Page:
Leading into the last part of the year inevitably includes discussions around RSNA. One of the common threads of discussion is related to technology and its replacement, procurement and ultimately adoption. This is often framed by a sense of dissatisfaction with current platforms, deficiencies in peripheral technology to improve workflow, or an interest to be on the front side of innovation. For years I have had the privilege of working with provider organizations in imaging of all shapes and sizes, and much of the discovery includes capturing issues with current state, problem statements from both clinicians and support teams, as well as use cases for future state expectations. Many of the learnings over years of experience are centered around solutions that lag the industry or organizational development.
Often the effort of assessing options defaults to solving specific issues. While this is an important step in creating functional and technical requirements for profiling or grading vendors and solutions, there are other important considerations that should be accounted for in the process. This is due to the fact that current problems can, and likely will, be resolved with adoption of a well-considered solution; however, the status of issues will continue to change as a reflection of changes in healthcare delivery, technology shifts, labor force and patient engagement.
A modified approach to consider is evaluating solutions based as much on their philosophies and the organizational structure to support the realization of those, as much as their current technology and roadmap. COVID-19 taught us that we need to be able to shift when outside forces do not allow us to continue business as usual. Partnering with solutions that understand the need to accelerate innovation or even pivot when required will set one up for greater confidence and the ability to adapt as the medical imaging continues to evolve. The pace of change has increased over the past several years and choosing a vendor that has the vision and structure to support that change may be one of the most important decision criteria that is included in an assessment and selection process.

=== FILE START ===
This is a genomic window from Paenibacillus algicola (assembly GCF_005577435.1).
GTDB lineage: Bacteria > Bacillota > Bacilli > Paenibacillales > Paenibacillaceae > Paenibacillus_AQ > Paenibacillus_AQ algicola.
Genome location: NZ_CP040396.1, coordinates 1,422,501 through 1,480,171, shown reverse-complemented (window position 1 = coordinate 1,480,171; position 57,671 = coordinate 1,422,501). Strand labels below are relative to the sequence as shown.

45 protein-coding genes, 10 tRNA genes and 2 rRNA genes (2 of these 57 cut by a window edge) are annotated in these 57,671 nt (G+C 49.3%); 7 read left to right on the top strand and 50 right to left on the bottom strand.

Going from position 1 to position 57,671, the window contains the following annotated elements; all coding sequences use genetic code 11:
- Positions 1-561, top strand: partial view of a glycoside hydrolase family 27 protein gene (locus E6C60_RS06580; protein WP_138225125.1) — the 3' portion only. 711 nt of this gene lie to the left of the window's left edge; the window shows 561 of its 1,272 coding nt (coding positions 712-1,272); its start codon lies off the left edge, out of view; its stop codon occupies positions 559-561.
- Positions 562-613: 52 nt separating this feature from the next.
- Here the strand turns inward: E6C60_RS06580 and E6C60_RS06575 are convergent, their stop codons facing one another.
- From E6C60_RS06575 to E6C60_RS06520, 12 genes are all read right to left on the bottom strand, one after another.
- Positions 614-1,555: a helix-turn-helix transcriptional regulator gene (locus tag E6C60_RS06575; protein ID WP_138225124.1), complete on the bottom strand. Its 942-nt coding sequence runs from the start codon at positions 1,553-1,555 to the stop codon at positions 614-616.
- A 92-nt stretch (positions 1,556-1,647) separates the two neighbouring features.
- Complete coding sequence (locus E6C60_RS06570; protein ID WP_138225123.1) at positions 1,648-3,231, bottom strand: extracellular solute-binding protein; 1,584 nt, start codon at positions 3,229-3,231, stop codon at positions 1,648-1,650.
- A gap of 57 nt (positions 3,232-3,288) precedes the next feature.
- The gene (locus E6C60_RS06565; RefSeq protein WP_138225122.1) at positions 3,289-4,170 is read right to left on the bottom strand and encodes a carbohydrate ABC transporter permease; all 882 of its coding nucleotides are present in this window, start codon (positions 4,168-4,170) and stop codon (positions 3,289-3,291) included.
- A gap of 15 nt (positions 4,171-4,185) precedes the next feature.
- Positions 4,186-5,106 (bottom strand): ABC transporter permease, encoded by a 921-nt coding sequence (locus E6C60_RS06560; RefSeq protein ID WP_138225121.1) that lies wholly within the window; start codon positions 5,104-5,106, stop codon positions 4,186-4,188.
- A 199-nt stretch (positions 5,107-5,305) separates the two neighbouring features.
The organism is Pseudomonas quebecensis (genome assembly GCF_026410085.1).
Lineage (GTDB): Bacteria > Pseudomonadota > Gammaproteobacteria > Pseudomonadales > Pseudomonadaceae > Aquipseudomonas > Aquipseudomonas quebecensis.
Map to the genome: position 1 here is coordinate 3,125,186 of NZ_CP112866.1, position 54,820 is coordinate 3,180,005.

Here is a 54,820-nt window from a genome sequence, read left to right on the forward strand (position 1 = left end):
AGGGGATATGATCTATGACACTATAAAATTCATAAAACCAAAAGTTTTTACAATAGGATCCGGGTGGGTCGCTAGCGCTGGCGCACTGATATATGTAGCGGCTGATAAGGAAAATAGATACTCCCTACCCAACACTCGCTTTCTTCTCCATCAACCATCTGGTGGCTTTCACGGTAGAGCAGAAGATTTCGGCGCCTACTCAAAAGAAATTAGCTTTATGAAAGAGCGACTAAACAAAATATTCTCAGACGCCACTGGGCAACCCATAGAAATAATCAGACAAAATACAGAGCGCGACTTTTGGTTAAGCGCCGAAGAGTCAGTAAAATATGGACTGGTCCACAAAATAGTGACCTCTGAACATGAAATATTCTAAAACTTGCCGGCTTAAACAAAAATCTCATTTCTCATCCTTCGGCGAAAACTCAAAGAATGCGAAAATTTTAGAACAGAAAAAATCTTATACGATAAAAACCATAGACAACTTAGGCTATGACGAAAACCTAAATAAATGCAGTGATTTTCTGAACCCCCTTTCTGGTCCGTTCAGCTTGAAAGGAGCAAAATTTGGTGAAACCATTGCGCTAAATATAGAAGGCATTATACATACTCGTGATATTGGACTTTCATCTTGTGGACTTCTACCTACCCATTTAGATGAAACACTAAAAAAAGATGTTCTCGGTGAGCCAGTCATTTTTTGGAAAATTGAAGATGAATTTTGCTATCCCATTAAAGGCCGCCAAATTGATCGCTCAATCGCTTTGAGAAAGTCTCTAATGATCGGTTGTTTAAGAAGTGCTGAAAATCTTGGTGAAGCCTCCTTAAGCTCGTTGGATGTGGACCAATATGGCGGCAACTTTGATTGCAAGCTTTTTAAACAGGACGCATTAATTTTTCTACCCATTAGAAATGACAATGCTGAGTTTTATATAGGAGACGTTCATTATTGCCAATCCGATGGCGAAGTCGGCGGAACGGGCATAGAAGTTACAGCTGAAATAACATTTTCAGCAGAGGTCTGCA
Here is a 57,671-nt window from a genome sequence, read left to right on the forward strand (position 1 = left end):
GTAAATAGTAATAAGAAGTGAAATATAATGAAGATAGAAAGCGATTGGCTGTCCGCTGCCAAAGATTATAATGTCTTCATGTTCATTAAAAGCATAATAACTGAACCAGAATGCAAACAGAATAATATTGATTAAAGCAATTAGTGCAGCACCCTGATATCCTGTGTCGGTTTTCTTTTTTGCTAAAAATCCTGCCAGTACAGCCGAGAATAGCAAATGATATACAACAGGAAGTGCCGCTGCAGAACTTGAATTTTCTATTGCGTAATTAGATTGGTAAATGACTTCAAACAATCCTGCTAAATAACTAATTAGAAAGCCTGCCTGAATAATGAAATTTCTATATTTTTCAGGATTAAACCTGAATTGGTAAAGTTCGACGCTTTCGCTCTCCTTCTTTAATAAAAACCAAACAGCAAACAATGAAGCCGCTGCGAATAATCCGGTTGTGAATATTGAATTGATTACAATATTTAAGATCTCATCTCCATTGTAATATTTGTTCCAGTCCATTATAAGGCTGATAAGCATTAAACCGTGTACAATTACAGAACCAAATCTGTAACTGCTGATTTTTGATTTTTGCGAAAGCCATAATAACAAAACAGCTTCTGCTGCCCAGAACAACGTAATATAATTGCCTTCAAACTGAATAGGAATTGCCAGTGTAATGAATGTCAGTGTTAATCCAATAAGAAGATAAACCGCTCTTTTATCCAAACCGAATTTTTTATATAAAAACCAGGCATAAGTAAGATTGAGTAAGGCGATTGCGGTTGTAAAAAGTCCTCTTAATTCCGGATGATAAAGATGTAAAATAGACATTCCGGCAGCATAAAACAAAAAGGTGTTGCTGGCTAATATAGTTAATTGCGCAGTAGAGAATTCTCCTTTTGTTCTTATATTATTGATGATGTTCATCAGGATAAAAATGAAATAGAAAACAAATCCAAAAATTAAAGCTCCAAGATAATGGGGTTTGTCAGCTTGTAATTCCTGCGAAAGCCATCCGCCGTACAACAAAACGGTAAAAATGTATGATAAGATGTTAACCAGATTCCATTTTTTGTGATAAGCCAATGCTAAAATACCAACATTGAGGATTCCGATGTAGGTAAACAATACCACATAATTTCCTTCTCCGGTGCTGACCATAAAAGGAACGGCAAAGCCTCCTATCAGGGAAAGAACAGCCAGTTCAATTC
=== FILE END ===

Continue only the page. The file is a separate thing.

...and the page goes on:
The models for how we deliver care in the imaging space has shifted significantly in the past several years. From subspecialty reading to smart worklists to collaborating to AI to remote reading, our workflow models and the technology that supports those models looks very different than it did even 10 years ago. Much of what has developed could and should have been expected, yet I hear regularly from clients that their current solutions don’t keep up with the pace of expected adoption.
Ask the Hard Questions
I would argue very few people chose their technologies in the 2000s without serious consideration and deliberation. The processes and methodologies of most every organization were well grounded and proven. Yet 10 years later there are too many customers that are dissatisfied with their legacy solutions. We can learn from the lessons of the past. Choosing the best technology today does not guarantee it will be the best tomorrow. I believe the best way to mitigate that risk is a deep analysis of how companies are approaching the future organizationally as much as technologically. Do they have thought leadership internally? Are their engineering teams agile and speeding to market? Is there openness in architecture for integration and access? Do they actively listen to their customers and give them a voice in roadmap activities? How quickly can they bring a new module or solution to market?
We can speak to collaboration tools, AI supported workflows (from clerical to diagnosing to reporting to reimbursement), and even flexible architecture. But there are many things we don’t know that we don’t know (to borrow a phrase). The future will never look like we think it will right now. While having a strategic plan and roadmap will provide the important framework for planning (both for providers and vendors), there are too many variables to lock that in without the agility to shift quickly and successfully.
I would suggest for those that plan to spend time evaluating technology and vendors at RSNA to spend time with people in the booths that represent the areas of an organization that will be of critical importance for those companies that currently are, and plan to stay, on the leading edge. This includes organizational leaders, technology and engineering, and service. Ask them the hard question beyond what their technology can do and what they have planned in the next several years. Ask them to describe their vision for the future of medical imaging and how it will evolve. Ask them how they plan to pivot when that requirement inevitably comes. And ask them how they plan to stay as leaders in the industry over the next 10 years.
Then listen carefully and don’t forget to take really good notes.